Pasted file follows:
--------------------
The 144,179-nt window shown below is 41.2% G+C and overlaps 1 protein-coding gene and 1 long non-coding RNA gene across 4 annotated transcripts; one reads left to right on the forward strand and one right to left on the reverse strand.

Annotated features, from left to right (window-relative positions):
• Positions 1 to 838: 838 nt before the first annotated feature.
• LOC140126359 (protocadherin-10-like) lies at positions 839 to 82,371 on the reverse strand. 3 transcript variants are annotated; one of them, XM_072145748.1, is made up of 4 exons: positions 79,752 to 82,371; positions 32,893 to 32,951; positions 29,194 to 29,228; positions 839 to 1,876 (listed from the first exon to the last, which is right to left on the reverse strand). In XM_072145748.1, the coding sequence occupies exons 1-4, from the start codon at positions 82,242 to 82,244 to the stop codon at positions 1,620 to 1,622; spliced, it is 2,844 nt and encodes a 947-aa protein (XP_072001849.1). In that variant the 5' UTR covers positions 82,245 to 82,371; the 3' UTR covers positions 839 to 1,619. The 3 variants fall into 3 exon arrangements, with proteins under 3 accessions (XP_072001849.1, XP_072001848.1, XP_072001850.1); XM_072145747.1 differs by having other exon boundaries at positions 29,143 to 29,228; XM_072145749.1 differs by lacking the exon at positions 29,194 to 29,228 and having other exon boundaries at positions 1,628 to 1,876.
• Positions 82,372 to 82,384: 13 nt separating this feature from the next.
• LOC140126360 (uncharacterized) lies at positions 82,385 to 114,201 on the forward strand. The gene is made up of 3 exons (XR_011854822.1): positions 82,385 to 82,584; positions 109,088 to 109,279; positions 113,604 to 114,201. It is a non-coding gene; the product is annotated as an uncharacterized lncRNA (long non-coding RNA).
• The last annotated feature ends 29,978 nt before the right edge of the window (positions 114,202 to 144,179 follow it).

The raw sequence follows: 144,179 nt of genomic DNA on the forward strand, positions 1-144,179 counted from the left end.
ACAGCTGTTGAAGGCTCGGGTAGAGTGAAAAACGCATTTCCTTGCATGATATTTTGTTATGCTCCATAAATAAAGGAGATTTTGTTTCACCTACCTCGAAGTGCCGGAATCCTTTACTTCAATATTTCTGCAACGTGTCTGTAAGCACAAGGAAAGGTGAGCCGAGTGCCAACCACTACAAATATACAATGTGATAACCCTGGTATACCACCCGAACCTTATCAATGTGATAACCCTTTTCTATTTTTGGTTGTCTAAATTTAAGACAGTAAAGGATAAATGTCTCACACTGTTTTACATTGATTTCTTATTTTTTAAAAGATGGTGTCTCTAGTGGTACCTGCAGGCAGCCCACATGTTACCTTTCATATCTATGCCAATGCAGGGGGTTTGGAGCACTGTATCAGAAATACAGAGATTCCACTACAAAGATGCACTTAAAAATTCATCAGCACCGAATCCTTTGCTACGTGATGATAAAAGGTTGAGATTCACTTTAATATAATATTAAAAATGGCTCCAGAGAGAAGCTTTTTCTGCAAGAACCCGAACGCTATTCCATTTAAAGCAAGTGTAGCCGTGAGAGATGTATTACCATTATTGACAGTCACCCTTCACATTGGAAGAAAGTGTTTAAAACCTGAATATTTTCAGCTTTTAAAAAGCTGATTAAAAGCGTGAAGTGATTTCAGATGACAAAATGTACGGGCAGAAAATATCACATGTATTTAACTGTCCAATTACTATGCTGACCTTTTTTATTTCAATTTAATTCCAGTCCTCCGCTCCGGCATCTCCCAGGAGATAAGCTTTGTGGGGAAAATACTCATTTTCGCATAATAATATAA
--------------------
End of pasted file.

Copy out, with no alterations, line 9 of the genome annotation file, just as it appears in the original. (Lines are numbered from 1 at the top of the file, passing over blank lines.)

ACAGCTGTTGAAGGCTCGGGTAGAGTGAAAAACGCATTTCCTTGCATGATATTTTGTTATGCTCCATAAATAAAGGAGATTTTGTTTCACCTACCTCGAAGTGCCGGAATCCTTTACTTCAATATTTCTGCAACGTGTCTGTAAGCACAAGGAAAGGTGAGCCGAGTGCCAACCACTACAAATATACAATGTGATAACCCTGGTATACCACCCGAACCTTATCAATGTGATAACCCTTTTCTATTTTTGGTTGTCTAAATTTAAGACAGTAAAGGATAAATGTCTCACACTGTTTTACATTGATTTCTTATTTTTTAAAAGATGGTGTCTCTAGTGGTACCTGCAGGCAGCCCACATGTTACCTTTCATATCTATGCCAATGCAGGGGGTTTGGAGCACTGTATCAGAAATACAGAGATTCCACTACAAAGATGCACTTAAAAATTCATCAGCACCGAATCCTTTGCTACGTGATGATAAAAGGTTGAGATTCACTTTAATATAATATTAAAAATGGCTCCAGAGAGAAGCTTTTTCTGCAAGAACCCGAACGCTATTCCATTTAAAGCAAGTGTAGCCGTGAGAGATGTATTACCATTATTGACAGTCACCCTTCACATTGGAAGAAAGTGTTTAAAACCTGAATATTTTCAGCTTTTAAAAAGCTGATTAAAAGCGTGAAGTGATTTCAGATGACAAAATGTACGGGCAGAAAATATCACATGTATTTAACTGTCCAATTACTATGCTGACCTTTTTTATTTCAATTTAATTCCAGTCCTCCGCTCCGGCATCTCCCAGGAGATAAGCTTTGTGGGGAAAATACTCATTTTCGCATAATAATATAA